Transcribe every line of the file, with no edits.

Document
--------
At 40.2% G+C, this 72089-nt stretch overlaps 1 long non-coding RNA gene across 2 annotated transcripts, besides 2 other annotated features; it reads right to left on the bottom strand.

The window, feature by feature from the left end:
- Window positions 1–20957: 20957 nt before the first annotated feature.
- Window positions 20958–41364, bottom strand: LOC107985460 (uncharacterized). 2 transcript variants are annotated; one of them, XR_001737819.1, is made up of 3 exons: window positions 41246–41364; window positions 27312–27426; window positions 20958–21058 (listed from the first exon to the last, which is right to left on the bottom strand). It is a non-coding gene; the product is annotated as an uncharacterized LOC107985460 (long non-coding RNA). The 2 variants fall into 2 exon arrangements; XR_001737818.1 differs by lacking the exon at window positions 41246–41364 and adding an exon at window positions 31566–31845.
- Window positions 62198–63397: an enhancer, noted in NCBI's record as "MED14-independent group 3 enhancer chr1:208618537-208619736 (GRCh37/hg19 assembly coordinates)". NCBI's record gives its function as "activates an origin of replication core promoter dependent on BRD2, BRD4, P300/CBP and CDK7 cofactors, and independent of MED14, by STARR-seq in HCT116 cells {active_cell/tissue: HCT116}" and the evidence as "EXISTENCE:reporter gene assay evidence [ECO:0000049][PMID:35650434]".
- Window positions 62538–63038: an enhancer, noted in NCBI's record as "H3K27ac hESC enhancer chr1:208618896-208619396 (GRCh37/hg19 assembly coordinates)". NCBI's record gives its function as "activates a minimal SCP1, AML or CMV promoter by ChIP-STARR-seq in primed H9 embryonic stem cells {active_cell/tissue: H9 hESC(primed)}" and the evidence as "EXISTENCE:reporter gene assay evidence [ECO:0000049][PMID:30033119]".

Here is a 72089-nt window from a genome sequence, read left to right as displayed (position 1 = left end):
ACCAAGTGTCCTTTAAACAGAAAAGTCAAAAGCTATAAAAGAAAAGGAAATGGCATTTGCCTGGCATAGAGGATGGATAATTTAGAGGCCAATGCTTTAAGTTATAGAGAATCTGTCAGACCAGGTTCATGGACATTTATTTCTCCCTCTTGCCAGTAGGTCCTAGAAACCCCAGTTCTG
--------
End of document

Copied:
At 40.2% G+C, this 72089-nt stretch overlaps 1 long non-coding RNA gene across 2 annotated transcripts, besides 2 other annotated features; it reads right to left on the bottom strand.

The window, feature by feature from the left end:
- Window positions 1–20957: 20957 nt before the first annotated feature.
- Window positions 20958–41364, bottom strand: LOC107985460 (uncharacterized). 2 transcript variants are annotated; one of them, XR_001737819.1, is made up of 3 exons: window positions 41246–41364; window positions 27312–27426; window positions 20958–21058 (listed from the first exon to the last, which is right to left on the bottom strand). It is a non-coding gene; the product is annotated as an uncharacterized LOC107985460 (long non-coding RNA). The 2 variants fall into 2 exon arrangements; XR_001737818.1 differs by lacking the exon at window positions 41246–41364 and adding an exon at window positions 31566–31845.
- Window positions 62198–63397: an enhancer, noted in NCBI's record as "MED14-independent group 3 enhancer chr1:208618537-208619736 (GRCh37/hg19 assembly coordinates)". NCBI's record gives its function as "activates an origin of replication core promoter dependent on BRD2, BRD4, P300/CBP and CDK7 cofactors, and independent of MED14, by STARR-seq in HCT116 cells {active_cell/tissue: HCT116}" and the evidence as "EXISTENCE:reporter gene assay evidence [ECO:0000049][PMID:35650434]".
- Window positions 62538–63038: an enhancer, noted in NCBI's record as "H3K27ac hESC enhancer chr1:208618896-208619396 (GRCh37/hg19 assembly coordinates)". NCBI's record gives its function as "activates a minimal SCP1, AML or CMV promoter by ChIP-STARR-seq in primed H9 embryonic stem cells {active_cell/tissue: H9 hESC(primed)}" and the evidence as "EXISTENCE:reporter gene assay evidence [ECO:0000049][PMID:30033119]".

Here is a 72089-nt window from a genome sequence, read left to right as displayed (position 1 = left end):
ACCAAGTGTCCTTTAAACAGAAAAGTCAAAAGCTATAAAAGAAAAGGAAATGGCATTTGCCTGGCATAGAGGATGGATAATTTAGAGGCCAATGCTTTAAGTTATAGAGAATCTGTCAGACCAGGTTCATGGACATTTATTTCTCCCTCTTGCCAGTAGGTCCTAGAAACCCCAGTTCTG